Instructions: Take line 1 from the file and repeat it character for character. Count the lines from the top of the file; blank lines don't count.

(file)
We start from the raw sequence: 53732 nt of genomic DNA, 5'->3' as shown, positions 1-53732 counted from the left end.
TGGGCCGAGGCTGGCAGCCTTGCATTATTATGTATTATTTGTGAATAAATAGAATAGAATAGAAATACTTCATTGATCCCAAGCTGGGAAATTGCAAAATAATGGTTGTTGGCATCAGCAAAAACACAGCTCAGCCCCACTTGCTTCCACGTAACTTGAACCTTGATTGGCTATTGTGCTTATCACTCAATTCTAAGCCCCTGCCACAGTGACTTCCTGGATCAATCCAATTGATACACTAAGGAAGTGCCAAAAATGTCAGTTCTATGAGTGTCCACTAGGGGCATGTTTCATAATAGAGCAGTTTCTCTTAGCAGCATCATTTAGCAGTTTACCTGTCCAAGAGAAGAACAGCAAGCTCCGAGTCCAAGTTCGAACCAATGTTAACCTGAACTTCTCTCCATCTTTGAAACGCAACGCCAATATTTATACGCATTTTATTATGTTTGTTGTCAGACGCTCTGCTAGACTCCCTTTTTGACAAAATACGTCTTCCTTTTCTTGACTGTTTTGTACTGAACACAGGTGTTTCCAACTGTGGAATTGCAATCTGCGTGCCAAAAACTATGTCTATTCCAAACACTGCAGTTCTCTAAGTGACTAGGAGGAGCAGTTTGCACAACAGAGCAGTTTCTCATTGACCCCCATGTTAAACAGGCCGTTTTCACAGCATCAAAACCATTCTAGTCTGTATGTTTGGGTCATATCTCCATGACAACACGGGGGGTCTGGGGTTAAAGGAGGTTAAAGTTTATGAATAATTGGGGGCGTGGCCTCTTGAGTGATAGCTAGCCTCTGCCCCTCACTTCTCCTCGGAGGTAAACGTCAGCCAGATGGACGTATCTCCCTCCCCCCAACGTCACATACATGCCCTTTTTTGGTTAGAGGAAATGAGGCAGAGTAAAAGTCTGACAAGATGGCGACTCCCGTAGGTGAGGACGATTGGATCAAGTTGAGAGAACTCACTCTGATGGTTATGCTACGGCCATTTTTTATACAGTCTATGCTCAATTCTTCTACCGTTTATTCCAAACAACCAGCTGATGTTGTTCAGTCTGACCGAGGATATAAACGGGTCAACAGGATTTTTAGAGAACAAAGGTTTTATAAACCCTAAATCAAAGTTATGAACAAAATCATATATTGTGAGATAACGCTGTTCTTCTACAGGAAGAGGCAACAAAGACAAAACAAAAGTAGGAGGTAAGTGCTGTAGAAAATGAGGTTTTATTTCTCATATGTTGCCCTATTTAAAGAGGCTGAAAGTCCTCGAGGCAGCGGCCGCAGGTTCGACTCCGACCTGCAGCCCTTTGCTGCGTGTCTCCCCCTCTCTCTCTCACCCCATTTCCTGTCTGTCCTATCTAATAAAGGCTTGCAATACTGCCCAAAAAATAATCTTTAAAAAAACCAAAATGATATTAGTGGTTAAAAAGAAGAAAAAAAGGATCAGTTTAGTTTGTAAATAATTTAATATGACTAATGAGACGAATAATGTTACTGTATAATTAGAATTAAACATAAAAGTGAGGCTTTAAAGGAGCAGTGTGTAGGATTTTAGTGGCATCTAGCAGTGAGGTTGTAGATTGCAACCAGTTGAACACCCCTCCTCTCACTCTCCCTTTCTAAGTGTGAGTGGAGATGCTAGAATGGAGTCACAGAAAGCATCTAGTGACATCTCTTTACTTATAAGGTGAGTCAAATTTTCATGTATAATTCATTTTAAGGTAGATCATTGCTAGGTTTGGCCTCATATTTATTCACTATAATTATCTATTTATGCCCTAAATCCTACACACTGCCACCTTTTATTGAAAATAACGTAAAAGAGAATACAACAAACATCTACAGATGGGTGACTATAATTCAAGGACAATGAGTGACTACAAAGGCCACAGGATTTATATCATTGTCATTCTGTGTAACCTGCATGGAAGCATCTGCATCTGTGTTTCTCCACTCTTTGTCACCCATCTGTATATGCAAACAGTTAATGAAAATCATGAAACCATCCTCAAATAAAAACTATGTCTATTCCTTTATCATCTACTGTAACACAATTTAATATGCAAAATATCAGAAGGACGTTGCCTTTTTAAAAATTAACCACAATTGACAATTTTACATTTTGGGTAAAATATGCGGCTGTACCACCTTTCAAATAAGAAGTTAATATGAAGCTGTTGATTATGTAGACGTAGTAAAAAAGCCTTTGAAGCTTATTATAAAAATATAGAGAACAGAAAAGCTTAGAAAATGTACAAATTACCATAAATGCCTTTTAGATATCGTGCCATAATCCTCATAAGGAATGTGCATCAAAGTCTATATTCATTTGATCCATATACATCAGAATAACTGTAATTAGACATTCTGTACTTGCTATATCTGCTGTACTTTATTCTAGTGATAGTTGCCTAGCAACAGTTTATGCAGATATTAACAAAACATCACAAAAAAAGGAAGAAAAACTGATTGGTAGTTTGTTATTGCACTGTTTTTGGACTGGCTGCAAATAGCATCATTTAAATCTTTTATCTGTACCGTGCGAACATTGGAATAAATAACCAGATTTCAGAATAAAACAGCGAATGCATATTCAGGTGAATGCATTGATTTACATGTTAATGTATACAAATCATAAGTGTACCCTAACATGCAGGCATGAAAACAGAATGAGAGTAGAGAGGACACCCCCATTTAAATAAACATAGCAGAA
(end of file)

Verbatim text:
We start from the raw sequence: 53732 nt of genomic DNA, 5'->3' as shown, positions 1-53732 counted from the left end.